After Catholics, Lutherans Defy Church Limits, Minnesota Gov. Relents

After Catholics, Lutherans Defy Church Limits, Minnesota Gov. Relents

After Catholic and Lutheran churches in Minnesota decided to defy Gov. Tim Walz’s executive order that reopened retail businesses to 50 percent capacity but kept churches limited to 10 people, Walz relented in time for Pentecost Sunday.

On May 20, the Minnesota Catholic Conference and The Lutheran Church–Missouri Synod sent Walz separate letters announcing their decision to reopen in defiance of his executive order, due to its unconstitutional discrimination against religious exercise. The nonprofit law firm Becket, which represented the churches, said Walz’s original “executive order… wrongly subordinated Minnesotans’ spiritual well-being to economic interests.”

“It’s crazy that these tyrannical governors don’t see how well some of these other states are operating,” said Kelly Bellini, a Minnesotan Catholic, in a phone interview. “Our family supports our parish opening. We will abide by whatever guidelines are put in place. People have so willingly, in ten weeks, given up their rights and allowed themselves to be oppressed. It’s like, ‘Welcome to communism.’ I don’t like it. I want to go back.”

On May 13, Walz issued an executive order with guidelines for reopening May 26. While the order allowed malls, shops, and even casinos to open at 50 percent capacity, it failed to let churches do the same.

Walz’s executive order was a clear violation of Minnesotans’ religious freedoms. Reopening the Mall of America but refusing to reopen churches was a blatant and appalling act of discrimination against houses of worship.

Prior to defying the governor’s order, the Catholic and Lutheran churches tried to come to an agreement with Walz. This failed. So they then decided to partially reopen Tuesday, May 26, and fully open Sunday, May 31.

Houses of worship were not, however, throwing caution to the wind. The churches committed to following all of the Centers for Disease Control guidelines for social distancing, masks, and sanitization, and intended to adhere to the same regulations applied to commercial businesses.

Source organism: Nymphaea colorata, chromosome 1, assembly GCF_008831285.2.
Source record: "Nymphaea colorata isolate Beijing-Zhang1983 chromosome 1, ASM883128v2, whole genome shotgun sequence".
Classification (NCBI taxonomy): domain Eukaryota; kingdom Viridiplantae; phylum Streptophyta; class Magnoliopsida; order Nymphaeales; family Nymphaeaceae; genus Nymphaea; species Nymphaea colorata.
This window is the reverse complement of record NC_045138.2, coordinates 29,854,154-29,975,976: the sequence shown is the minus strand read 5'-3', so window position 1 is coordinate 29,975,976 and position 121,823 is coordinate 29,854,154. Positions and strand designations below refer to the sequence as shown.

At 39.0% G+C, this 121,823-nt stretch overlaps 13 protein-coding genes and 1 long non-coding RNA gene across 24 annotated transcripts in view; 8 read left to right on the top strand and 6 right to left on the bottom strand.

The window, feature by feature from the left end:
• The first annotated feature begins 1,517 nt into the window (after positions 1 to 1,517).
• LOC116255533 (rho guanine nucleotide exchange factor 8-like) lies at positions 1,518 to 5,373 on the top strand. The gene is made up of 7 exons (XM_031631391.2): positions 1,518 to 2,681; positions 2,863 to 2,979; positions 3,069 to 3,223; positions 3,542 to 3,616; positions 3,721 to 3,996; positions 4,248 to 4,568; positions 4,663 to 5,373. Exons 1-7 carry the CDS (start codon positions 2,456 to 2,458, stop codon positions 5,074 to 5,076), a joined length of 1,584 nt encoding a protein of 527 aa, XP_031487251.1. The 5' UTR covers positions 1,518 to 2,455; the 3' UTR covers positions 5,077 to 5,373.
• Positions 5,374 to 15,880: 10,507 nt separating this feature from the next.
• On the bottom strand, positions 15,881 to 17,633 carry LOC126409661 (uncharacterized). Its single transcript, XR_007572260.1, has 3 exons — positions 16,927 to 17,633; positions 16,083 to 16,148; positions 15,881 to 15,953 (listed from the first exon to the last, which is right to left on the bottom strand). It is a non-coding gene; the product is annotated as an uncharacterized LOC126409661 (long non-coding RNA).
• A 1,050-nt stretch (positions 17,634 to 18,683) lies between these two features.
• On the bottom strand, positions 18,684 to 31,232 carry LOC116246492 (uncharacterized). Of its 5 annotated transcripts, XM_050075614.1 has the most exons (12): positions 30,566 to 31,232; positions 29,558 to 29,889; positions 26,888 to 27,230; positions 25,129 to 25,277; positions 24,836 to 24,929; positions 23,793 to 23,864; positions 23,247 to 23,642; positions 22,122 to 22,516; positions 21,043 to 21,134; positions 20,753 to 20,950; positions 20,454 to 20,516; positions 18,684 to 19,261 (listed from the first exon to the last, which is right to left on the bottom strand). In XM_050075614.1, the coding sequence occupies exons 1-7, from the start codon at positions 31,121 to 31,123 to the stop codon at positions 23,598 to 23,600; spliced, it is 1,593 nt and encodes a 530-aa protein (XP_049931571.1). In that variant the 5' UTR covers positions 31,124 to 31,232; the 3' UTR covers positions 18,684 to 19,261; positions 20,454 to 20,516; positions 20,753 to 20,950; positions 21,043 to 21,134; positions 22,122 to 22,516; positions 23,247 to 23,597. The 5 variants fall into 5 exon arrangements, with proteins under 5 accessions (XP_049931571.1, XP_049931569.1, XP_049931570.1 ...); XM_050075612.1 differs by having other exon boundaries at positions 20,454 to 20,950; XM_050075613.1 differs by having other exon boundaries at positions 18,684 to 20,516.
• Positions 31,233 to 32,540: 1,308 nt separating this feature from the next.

In an e-mail, Alan Mackenthun, a resident of Prior Lake who grew up a Missouri Synod Lutheran and currently attends a a Wisconsin Synod Lutheran church, told me: “I’d really like the governor to treat us as adults and free people and give us the chance to make decisions for ourselves.  He might be surprised. I understood the strategy of flattening the curve, but we’re well past that now and we’ve learned a lot. Governor Walz’ latest orders aren’t driven either by science or even rational consistency. The churches have no choice but to reject his authority. He is violating the civil rights of worshipers by treating Churches as less essential than restaurants.”

As great as it is that Walz is now “allowing” churches to reopen alongside businesses, it shouldn’t take 48 hours of controversy and negative press to make an elected official stop violating his constituents’ First Amendment rights. What if the Catholic Conference and the Lutheran Church–Missouri Synod had been unable to secure legal representation and alert the press to their squelched rights in the first place? It shouldn’t take a team of local and national attorneys to secure for religious Americans the same rights as a secular organization.

Nicole Russell is a senior contributor to The Federalist. She lives in northern Virginia with her four kids. Follow her on Twitter @russell_nm.
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